• Screams or emotional outbursts from babies, children, or other people
  • Intimidating-looking people
  • Flashing or bright lights
  • Large crowds

Signs of an Autistic Meltdown in Adults

Adults may experience the same symptoms as described in children. But they’re likely to be more pronounced or extreme. They can include: 

  • Hitting, kicking, punching, and biting themselves, other people, or objects
  • Crying, sobbing, and wailing
  • Self-harming actions like scratching, pinching, or head-banging
  • Stimming symptoms such as rocking, joint cracking, and muscle tension

Overwhelming situations such as excessive stress, toxic working environments, changes in routine, chronic pain or illness, and medications can also trigger autistic meltdowns in adults.  

What Does an Autistic Meltdown Feel Like?

For some people, having an autistic meltdown can feel physically painful and psychologically distressing. A meltdown may make someone feel unable to escape themselves or find relief from their symptoms. It can lead sufferers to experience unclear thinking and lose the ability to reason in the usual way. 

“For me, a meltdown feels like my body is trying to escape the chaos inside my mind. I fidget, cry and shout to distract myself from louder internal noises.“

Research also shows people with autism can feel like they can’t control themselves. Many describe the meltdown as a form of release or of letting go of intense and extreme emotions. A meltdown can also take people out of themselves, where they feel like it wasn’t them. And these feelings can lead to a sense of lacking control. This loss of control can also make sufferers feel they want to hide themselves away.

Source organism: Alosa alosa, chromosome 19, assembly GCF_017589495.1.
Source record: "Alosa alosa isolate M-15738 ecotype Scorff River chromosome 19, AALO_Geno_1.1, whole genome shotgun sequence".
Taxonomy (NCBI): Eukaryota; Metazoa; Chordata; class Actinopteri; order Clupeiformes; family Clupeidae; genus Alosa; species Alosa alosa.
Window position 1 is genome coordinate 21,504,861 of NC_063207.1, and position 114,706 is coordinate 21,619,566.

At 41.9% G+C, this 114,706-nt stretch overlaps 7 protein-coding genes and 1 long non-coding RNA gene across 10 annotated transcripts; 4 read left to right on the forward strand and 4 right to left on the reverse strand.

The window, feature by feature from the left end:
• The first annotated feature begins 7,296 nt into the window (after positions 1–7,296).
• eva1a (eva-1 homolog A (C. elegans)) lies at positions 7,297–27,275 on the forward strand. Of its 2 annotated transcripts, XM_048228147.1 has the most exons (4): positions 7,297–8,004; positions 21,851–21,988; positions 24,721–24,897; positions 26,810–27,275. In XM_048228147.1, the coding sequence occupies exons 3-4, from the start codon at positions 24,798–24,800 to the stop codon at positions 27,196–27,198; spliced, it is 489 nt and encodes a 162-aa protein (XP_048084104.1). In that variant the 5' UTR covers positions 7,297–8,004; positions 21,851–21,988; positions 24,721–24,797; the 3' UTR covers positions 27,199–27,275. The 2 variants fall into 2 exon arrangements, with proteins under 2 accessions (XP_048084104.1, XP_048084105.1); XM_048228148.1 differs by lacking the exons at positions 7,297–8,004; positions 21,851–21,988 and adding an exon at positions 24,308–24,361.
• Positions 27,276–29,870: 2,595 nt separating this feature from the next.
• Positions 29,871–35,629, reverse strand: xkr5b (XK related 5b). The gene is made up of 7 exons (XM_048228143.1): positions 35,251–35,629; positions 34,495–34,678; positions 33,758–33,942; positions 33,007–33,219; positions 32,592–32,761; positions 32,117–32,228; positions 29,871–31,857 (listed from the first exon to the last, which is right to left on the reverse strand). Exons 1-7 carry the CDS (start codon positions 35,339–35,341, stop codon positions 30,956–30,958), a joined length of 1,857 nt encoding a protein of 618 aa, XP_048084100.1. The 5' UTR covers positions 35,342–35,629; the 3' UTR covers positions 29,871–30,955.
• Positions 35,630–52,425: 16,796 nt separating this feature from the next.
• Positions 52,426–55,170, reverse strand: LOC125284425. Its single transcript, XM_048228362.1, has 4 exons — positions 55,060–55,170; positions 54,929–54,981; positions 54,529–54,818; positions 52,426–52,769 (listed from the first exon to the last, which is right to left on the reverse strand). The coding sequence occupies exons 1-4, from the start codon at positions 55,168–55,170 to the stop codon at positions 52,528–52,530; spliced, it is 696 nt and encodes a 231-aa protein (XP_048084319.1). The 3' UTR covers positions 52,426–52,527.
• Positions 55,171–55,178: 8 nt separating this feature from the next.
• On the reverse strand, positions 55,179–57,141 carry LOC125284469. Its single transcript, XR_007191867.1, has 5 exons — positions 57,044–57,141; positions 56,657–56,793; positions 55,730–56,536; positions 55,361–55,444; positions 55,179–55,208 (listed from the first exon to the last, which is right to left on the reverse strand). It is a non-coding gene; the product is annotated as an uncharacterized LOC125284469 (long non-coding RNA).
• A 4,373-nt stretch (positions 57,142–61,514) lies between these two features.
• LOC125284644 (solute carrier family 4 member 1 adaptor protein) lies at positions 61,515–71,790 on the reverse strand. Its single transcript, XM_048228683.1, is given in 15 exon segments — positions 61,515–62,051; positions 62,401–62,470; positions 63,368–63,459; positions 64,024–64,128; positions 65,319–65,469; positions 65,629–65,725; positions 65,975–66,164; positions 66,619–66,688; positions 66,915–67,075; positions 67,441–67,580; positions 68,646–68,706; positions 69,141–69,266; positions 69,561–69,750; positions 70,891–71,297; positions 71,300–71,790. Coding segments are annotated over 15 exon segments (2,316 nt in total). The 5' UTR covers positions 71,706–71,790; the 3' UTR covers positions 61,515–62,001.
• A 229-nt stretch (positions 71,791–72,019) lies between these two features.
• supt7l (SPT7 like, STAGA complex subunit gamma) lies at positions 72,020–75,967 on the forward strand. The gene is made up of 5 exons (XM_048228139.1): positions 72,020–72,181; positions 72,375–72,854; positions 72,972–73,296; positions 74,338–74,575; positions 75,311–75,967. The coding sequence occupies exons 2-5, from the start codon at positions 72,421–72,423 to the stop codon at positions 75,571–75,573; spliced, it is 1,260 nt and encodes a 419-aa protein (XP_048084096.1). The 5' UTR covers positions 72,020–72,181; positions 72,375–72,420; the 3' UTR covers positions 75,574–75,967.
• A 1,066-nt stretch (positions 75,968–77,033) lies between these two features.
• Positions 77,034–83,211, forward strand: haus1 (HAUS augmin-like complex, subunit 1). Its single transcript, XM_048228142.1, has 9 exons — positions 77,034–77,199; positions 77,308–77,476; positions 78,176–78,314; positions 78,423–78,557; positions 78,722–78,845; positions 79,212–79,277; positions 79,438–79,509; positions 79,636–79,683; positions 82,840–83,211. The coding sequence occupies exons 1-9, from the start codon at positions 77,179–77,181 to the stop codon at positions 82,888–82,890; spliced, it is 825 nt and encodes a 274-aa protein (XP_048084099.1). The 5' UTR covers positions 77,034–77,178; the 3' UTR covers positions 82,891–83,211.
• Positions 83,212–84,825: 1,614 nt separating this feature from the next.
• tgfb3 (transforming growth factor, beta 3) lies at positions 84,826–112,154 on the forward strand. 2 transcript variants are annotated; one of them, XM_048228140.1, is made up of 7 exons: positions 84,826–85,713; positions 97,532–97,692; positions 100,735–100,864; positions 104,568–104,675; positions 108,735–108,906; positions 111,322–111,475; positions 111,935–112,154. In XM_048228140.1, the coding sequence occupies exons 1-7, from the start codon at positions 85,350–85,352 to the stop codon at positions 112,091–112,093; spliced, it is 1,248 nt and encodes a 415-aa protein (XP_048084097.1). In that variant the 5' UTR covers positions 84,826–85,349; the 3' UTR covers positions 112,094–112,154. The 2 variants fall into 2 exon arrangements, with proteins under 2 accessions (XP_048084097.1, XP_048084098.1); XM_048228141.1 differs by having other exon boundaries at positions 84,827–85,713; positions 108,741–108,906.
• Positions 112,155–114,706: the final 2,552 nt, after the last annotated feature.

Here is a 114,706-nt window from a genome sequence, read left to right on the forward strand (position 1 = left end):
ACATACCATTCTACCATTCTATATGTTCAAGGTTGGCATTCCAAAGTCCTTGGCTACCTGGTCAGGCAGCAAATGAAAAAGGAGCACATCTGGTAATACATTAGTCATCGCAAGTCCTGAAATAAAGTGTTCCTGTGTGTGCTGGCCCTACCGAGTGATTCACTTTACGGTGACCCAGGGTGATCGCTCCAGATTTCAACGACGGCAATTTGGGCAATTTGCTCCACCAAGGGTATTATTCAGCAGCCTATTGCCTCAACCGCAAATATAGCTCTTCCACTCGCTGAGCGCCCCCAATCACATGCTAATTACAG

How to Help?

It’s important not to judge or condemn someone with autism who experiences a meltdown. What they need most is to feel supported and understood and given the space to deal with a meltdown in an appropriate way. 

Key actions you can take to support someone having an autistic meltdown include:

  • Allow time: Recovery from sensory and emotional overwhelm is distressing. But people who experience autistic meltdowns can usually recover in time. It can be worth asking them how they’re doing while bearing in mind they may need more time to respond than expected. 
  • Give them space: It’s a great idea to find a quiet, safe space with no interruptions or distractions. You may need to steward others by asking them to back away or not stare at the person having a meltdown. Reducing sensory inputs can also help.
  • Minimise the triggers: Sensory inputs, communication difficulties, and changes to a schedule or routine can all be potential triggers for starting or exacerbating an autistic meltdown. 
  • Communicate in the right way: Sometimes, expressing emotions can help reduce the symptoms. But it’s important that the autistic person can understand tone of voice and body language without feeling triggered.

Panic Attack vs Autistic Meltdown

An autistic meltdown can mimic other experiences, like temper tantrums in children. In adults, they may mirror traits similar to panic attacks. But it’s important to note that the key difference is in the triggers. 

External stimuli can trigger overwhelming or intense experiences that can lead to autistic meltdowns. In contrast, panic attack triggers come from inside someone, like anxiety or specific thoughts or memories. They also won’t usually last as long as an autistic meltdown which can go on for at least 20 minutes.   

Autistic Meltdown vs Shutdown

An autistic meltdown is an overt, outward display of intense feelings while an autistic shutdown is more discreet and is where the body appears to ‘shutdown’. People who have a shutdown may become quiet and withdrawn whereas an autistic meltdown is usually obvious. We could also say that where an autistic meltdown can trigger the ‘fight’ response from the Central Nervous System, an autistic shutdown can trigger a ‘freeze’ response.